Jenin’s Freedom Theatre: Q&A with Juliano Mer-Khamis

Born in 1958 in Nazareth, Juliano Mer-Khamis is an Arab-Israeli actor, filmmaker, and currently director of the Jenin Freedom Theatre. Mer-Khamis is the son of Saliba Khamis, Palestinian leader of the Israeli Communist Party in the 1950s, and of Arna Mer, an Israeli activist, who abandoned Zionism to fight for Palestinian rights. In 1993, Arna Mer was awarded The Right Livelihood Award for her work with the children of Jenin.
As an actor in Israeli TV, film, and theater from 1984-2002, Juliano used the name “Juliano Mer.” In 2002, he went to seek and interview his late mother’s students in the Jenin refugee camp after a 12-day Israeli attack. He spoke with parents whose children had been killed and children who had joined Al-Aqsa Martyrs' Brigades–all of them remembered Arna. That experience became a moving cinematic tribute to his mother, Arna’s Children.
In 2006, Mer-Khamis continued his mother’s work by founding The Freedom Theatre (TFT), a community theater that uses creative expression as a model for social change.
Q: Many Americans know TFT because of your 2004 film Arna’s Children. Why did you decide to reopen the Theatre?
A: In 2002, I was a very well-paid actor during one of the most violent Intifadas, violent on both sides. As an actor I was no longer effective on the Israeli stage. I felt that Israeli society no longer tolerated criticism or opposition. Strong racist attitudes, ghetto relations, violence—all of these tendencies I saw surfacing. I felt Israel was heading towards a closed, stagnant, monolithic community. Looking back, I think I was right.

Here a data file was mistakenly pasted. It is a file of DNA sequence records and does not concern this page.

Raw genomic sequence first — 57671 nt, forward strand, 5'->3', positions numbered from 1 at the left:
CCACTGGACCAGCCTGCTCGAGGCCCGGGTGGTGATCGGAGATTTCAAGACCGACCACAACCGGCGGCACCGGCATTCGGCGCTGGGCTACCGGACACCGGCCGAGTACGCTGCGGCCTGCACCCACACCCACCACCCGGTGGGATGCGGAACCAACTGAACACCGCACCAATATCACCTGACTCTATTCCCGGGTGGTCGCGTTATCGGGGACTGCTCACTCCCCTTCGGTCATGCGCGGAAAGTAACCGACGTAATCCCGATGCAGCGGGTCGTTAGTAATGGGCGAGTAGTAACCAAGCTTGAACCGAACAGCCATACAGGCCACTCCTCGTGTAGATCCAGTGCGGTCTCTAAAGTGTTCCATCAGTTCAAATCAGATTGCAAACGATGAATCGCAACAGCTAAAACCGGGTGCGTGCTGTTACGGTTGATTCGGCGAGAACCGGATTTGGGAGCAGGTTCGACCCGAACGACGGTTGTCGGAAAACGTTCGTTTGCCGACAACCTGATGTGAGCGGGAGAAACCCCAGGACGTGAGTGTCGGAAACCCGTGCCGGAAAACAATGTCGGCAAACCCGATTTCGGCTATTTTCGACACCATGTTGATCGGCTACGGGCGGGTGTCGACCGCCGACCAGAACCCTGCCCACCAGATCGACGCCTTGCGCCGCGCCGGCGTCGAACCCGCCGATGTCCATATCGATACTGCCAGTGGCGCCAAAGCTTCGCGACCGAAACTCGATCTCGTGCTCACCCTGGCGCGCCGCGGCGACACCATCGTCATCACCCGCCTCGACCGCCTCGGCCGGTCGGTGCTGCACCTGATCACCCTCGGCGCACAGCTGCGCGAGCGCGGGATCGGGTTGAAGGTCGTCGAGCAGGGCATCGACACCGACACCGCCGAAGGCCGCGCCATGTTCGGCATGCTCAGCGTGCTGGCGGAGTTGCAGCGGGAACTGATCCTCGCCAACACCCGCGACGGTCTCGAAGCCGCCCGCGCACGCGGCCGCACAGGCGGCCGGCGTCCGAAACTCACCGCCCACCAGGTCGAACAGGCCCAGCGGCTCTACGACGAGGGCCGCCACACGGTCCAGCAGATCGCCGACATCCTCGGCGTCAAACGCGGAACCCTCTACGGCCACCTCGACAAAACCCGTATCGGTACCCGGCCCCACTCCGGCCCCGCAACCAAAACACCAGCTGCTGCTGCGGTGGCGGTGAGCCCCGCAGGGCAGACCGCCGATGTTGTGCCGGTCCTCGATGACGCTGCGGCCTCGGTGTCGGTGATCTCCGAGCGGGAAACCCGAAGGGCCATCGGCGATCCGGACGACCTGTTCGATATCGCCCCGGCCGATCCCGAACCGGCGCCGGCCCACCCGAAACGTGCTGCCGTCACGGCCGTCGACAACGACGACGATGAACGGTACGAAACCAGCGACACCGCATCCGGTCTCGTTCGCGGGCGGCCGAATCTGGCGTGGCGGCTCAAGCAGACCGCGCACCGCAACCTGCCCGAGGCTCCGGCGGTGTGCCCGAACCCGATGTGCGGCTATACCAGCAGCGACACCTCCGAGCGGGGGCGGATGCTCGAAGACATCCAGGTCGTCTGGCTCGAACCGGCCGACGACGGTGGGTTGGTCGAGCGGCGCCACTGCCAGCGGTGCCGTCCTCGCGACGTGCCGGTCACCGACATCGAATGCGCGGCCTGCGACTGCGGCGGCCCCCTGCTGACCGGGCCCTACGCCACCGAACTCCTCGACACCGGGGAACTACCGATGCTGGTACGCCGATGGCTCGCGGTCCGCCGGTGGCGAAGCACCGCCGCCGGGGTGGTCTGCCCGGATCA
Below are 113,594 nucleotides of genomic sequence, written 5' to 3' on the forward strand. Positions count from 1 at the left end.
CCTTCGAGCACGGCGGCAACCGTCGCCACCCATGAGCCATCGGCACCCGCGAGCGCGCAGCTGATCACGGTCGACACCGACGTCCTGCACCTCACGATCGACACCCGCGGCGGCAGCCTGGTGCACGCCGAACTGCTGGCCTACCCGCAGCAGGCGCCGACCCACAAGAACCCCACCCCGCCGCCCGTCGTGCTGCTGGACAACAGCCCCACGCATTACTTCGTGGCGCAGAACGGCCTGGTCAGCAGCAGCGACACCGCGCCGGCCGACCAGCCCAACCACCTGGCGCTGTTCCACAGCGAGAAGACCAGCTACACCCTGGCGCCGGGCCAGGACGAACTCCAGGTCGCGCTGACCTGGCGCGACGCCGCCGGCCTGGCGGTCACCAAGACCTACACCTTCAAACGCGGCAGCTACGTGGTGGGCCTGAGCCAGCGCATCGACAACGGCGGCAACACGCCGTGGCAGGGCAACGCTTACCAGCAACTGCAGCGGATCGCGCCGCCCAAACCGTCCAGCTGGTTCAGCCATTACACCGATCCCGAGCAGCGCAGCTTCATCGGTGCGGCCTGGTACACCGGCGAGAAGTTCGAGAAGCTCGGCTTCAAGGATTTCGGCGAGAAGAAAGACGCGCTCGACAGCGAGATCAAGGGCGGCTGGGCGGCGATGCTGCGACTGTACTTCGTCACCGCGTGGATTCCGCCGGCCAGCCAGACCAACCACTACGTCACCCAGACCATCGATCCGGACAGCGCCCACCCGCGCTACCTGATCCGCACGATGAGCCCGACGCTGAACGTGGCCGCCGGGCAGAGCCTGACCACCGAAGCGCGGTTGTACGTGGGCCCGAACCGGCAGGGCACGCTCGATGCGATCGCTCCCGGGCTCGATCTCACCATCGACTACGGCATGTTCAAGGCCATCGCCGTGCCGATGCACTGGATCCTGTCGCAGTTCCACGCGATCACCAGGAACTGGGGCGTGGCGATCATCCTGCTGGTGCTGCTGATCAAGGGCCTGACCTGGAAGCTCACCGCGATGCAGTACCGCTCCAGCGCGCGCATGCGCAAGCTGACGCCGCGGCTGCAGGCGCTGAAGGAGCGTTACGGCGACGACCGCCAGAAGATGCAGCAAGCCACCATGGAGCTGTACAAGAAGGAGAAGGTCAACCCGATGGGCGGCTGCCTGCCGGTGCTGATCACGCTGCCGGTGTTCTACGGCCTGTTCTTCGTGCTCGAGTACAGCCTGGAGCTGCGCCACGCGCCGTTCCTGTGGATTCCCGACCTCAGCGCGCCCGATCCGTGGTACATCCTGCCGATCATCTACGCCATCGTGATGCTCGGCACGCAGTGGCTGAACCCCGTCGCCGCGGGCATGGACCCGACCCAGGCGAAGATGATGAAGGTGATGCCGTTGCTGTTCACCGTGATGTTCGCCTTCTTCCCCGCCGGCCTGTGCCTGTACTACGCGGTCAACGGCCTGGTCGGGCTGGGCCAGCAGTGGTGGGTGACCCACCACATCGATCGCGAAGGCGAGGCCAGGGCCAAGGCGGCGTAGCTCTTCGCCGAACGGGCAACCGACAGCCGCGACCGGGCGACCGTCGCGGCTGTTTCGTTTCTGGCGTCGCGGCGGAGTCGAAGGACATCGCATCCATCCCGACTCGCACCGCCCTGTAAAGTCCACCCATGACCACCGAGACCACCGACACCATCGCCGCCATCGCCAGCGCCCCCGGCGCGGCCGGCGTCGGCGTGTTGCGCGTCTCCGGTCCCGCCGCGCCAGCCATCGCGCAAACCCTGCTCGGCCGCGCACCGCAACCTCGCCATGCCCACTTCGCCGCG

Arna’s Children created a lot of controversy, which forced me to rethink my artistic presence in the Israeli scene. I decided to leave. I couldn’t entertain anymore. I was looking for ways out. The most natural place for me was Jenin. The film had awakened voices that called me. I took some friends and here we are.
Q: Do you have any regrets about that decision?
A: Yes, I do when my anxieties and fears overcome my need for solidarity, my need to do something for my people. I worry I have no pension, no social security, I’m out of the industry, no one will remember me. How will I feed my family? Then I go drink a glass of whiskey in Tel Aviv and when I see what’s happening there it gives me courage to continue for another year.
Q: Who is Zakaria Zubeidi? Is he still working with the Theatre?
A: Zakaria is the only one of Arna’s original students still alive. He’s not working in the Theatre because he’s still considered by some to be a militant. We have amnesty and his participation might jeopardize our work, especially our fundraising. But he’s the spiritual leader who symbolizes the essence of our Theatre, which welcomes Israeli artists like Udi Aloni with open arms. This is Zakaria’s work not mine.